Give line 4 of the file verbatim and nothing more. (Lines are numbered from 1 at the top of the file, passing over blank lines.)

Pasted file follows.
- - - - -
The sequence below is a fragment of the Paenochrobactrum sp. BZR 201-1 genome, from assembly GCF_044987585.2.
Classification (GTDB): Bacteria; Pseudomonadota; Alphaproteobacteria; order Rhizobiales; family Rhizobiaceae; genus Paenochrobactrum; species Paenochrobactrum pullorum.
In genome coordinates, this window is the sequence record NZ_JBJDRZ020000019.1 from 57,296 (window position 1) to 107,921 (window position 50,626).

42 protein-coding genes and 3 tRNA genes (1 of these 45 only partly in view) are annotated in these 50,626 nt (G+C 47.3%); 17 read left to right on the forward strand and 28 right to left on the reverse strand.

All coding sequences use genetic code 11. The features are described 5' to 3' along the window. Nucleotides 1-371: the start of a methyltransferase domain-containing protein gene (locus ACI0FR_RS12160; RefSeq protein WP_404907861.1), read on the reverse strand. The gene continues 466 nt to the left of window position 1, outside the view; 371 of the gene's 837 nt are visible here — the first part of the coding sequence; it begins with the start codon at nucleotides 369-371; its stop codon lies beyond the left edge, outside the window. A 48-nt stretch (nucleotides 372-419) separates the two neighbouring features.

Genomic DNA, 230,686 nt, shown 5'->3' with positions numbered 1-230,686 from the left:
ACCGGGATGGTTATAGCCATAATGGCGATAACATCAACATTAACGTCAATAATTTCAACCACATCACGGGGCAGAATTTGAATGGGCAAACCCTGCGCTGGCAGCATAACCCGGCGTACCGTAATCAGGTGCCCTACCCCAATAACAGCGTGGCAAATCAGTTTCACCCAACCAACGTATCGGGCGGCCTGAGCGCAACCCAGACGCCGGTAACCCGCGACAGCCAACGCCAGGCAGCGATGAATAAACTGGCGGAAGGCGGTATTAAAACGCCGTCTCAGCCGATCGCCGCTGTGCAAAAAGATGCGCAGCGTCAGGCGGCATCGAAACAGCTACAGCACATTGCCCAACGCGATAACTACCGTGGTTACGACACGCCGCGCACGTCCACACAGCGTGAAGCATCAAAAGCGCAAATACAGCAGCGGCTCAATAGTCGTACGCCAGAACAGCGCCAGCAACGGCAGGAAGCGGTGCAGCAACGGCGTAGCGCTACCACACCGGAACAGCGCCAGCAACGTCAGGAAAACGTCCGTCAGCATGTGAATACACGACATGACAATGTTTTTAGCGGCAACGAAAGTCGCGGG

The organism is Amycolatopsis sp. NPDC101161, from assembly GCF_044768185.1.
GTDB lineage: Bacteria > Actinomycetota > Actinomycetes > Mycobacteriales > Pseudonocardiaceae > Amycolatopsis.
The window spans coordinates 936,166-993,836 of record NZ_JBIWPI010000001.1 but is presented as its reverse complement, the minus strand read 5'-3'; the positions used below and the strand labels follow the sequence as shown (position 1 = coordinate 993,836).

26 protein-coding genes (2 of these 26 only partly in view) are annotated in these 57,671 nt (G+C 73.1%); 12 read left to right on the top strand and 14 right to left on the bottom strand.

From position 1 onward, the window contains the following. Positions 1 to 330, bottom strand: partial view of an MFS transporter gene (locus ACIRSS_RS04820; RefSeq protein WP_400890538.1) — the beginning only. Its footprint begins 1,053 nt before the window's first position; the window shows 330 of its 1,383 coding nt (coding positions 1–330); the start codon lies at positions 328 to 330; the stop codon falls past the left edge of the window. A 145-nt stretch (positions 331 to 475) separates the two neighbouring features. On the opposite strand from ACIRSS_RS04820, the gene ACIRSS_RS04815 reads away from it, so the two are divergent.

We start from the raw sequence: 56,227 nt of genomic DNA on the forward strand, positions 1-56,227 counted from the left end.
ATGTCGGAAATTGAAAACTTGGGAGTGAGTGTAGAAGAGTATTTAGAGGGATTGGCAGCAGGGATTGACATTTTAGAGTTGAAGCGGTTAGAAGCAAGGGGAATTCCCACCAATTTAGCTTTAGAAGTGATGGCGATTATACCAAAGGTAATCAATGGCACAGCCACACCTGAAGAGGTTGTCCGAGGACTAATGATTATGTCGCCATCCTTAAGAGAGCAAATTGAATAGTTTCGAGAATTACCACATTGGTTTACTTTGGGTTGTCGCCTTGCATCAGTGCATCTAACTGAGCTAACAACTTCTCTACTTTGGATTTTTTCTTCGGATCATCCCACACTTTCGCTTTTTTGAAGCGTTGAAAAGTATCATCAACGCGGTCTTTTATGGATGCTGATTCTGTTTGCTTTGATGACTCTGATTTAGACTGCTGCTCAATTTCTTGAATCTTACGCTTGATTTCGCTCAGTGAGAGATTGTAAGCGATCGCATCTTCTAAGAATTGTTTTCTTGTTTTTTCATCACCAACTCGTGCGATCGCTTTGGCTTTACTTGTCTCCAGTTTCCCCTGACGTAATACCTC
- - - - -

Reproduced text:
42 protein-coding genes and 3 tRNA genes (1 of these 45 only partly in view) are annotated in these 50,626 nt (G+C 47.3%); 17 read left to right on the forward strand and 28 right to left on the reverse strand.